Tamarack Creek, a tributary of Evans Creek in the Rouge River watershed, received uncontrolled stormwater runoff due to modern development. The creek had been damaged by sedimentation of stream habitat, and the excessive velocity of water flow during large rain events destabilized woody debris and gravel substrates that served as fish and macroinvertebrate habitat.
The Alliance of Rouge Communities and the City of Southfield hired ECT to design and execute a stream and wetland restoration plan. The plan developed included stream restoration efforts to increase channel and habitat stability by altering the channel cross-section and planting native riparian plant communities along both sides of the channel. Streambank grading was proposed to create a two-stage channel capable of conveying flood flows on stable flood terraces adjacent to the channel. The flood terraces were planted with native riparian vegetation, including trees, shrubs, and live stakes. Cross-vanes and rock riffles were also installed in the creek bottom to stabilize the streambed and create habitat diversity. The implementation of the plan addresses three of the Beneficial Use Impairments (BUIs) associated with fish and wildlife habitat in the Rouge River, namely Degraded Fish and Wildlife Populations, Degradation of Benthos, and Loss of Fish and Wildlife Habitat. Addressing these BUIs will facilitate the delisting the Rouge River watershed as an Area of Concern (AOC) as designated by the Great Lakes Water Quality Agreement (GLWQA).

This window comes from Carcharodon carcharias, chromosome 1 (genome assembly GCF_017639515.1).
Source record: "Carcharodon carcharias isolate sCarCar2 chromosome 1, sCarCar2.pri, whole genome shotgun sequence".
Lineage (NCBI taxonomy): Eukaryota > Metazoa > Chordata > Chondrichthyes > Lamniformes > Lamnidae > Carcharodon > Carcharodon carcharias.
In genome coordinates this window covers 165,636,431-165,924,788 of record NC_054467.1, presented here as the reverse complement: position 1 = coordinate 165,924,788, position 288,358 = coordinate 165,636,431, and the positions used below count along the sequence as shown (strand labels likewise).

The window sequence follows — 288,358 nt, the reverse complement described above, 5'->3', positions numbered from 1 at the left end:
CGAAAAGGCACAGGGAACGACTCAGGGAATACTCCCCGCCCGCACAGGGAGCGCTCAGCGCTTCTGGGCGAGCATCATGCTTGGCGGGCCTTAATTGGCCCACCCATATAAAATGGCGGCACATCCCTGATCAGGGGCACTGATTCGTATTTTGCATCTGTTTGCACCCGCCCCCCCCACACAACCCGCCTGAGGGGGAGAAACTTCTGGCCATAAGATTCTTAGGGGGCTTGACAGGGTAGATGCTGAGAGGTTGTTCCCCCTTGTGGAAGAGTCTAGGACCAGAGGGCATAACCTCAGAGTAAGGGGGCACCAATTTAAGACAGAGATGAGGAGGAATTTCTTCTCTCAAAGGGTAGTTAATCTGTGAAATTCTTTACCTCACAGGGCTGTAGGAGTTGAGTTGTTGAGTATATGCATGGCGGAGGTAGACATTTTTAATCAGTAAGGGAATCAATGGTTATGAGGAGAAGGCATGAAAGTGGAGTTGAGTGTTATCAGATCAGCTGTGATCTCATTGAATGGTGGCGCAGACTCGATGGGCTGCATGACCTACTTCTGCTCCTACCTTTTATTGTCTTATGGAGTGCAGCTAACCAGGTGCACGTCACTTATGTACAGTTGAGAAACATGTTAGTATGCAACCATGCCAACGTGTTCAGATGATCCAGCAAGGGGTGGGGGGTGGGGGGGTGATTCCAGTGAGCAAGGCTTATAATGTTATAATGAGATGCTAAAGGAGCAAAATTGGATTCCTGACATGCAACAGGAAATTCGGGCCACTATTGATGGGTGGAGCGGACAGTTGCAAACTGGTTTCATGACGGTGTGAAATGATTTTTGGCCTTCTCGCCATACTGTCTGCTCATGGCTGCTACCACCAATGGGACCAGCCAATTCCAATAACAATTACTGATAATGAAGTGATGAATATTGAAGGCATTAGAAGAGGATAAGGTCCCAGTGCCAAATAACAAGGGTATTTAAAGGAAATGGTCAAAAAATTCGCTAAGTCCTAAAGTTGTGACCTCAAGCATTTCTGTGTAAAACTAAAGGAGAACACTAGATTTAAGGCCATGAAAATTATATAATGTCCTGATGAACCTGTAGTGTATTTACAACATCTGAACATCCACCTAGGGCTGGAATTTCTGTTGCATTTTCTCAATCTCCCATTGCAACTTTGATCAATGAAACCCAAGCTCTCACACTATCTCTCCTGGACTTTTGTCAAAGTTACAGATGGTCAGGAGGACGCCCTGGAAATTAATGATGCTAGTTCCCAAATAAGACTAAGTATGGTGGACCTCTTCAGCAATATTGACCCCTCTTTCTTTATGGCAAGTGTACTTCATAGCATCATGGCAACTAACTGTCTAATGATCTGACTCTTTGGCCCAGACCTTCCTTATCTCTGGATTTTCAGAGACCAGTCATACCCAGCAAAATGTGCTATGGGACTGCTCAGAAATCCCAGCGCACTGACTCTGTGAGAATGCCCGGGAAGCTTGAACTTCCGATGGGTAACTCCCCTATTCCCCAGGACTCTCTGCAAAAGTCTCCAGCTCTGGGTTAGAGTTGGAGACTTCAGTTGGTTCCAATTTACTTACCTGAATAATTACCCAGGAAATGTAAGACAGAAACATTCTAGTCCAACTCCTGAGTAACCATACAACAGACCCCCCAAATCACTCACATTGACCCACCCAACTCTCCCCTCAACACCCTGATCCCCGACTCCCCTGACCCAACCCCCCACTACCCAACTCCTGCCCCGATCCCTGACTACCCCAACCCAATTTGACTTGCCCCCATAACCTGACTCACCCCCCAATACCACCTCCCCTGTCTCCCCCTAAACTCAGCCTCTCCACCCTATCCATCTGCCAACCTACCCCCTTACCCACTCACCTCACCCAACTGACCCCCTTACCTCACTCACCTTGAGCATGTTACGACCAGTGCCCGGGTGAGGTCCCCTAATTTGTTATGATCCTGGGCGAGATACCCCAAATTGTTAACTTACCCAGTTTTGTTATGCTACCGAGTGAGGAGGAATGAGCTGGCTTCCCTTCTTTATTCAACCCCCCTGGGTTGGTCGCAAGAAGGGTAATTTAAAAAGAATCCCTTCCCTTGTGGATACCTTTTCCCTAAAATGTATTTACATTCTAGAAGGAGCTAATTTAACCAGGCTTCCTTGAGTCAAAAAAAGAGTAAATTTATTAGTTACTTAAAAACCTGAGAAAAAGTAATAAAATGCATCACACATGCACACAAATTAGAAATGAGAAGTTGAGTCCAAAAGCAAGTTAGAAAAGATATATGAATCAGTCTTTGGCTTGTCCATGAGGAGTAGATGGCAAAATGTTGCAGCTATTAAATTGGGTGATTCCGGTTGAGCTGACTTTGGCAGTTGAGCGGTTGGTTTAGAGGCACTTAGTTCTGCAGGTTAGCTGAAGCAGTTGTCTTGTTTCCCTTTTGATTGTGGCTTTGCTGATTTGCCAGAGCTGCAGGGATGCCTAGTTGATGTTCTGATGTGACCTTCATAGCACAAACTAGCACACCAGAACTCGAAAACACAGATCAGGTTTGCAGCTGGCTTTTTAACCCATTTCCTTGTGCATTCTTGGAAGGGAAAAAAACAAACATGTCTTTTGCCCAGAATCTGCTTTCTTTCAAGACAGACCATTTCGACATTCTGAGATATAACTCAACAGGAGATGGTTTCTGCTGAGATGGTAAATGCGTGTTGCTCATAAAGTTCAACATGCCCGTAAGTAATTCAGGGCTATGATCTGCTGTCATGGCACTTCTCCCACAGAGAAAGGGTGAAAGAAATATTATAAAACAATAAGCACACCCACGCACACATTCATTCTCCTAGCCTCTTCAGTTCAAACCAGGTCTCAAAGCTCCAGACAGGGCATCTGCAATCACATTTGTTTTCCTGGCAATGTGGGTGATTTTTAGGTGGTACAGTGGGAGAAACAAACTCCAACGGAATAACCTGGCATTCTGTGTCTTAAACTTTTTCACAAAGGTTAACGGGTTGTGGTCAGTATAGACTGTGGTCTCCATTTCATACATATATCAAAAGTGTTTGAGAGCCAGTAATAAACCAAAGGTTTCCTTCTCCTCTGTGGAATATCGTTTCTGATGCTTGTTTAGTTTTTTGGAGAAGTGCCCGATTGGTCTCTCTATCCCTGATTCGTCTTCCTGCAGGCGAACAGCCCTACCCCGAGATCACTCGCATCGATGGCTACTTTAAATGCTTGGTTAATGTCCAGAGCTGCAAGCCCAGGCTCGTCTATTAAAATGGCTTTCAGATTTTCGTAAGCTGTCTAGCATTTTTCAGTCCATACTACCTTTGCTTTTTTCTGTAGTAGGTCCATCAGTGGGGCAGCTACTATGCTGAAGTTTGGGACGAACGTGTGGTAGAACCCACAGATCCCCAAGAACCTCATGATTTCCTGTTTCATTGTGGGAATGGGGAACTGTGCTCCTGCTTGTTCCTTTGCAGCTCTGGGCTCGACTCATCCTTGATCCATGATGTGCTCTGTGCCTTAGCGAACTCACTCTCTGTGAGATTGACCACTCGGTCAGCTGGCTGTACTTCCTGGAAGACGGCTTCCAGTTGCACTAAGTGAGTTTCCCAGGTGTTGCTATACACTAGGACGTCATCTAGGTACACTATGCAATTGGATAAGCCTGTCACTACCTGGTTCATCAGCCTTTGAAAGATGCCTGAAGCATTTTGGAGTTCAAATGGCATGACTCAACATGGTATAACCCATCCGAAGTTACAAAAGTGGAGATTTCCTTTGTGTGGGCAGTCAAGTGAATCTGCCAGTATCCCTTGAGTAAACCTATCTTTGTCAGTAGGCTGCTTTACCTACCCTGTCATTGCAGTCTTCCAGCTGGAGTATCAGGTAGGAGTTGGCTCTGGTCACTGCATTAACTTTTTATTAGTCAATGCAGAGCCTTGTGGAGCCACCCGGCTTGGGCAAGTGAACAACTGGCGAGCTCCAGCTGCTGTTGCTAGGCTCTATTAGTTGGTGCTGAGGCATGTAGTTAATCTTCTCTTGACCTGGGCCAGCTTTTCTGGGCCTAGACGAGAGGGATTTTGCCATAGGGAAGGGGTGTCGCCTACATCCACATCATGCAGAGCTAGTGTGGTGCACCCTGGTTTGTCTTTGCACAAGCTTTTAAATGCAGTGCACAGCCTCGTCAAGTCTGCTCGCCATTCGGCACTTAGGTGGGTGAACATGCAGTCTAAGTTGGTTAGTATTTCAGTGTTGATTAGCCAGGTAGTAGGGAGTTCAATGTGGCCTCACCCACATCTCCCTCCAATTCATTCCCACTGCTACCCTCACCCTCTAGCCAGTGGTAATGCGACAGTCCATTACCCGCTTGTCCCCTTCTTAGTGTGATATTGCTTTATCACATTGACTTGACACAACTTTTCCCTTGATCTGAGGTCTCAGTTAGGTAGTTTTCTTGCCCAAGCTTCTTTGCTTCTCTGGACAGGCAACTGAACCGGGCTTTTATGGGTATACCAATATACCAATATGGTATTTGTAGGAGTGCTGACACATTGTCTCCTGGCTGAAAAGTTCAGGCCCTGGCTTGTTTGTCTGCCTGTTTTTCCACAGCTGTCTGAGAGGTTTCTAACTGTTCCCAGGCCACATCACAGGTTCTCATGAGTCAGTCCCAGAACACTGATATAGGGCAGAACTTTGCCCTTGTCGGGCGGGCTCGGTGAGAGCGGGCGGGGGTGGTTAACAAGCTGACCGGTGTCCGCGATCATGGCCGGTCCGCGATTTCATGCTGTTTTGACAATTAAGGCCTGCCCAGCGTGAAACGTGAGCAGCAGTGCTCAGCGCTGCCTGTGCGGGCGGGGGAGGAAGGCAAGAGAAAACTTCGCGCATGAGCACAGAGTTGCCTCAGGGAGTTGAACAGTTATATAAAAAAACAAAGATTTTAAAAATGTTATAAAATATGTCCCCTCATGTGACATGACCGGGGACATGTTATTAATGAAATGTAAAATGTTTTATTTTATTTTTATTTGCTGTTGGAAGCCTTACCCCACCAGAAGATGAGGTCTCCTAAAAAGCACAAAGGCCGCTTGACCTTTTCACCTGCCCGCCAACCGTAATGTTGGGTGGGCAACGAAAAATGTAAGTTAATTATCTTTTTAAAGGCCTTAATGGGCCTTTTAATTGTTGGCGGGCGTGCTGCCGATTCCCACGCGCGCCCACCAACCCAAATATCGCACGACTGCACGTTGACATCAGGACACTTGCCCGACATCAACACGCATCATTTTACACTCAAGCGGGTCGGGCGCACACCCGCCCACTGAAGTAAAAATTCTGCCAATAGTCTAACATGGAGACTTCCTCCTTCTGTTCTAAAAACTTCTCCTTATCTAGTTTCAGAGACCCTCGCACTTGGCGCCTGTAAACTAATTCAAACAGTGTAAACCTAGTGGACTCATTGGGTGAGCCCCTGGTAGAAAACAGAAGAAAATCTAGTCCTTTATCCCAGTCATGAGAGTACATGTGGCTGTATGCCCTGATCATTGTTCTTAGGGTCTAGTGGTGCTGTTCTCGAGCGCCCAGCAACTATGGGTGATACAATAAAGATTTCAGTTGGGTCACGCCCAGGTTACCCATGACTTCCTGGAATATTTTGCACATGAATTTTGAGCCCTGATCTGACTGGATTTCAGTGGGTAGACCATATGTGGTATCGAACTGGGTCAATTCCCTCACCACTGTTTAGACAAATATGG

This project was funded by the U.S. Environmental Protection Agency’s Great Lakes Restoration Initiative (GLRI).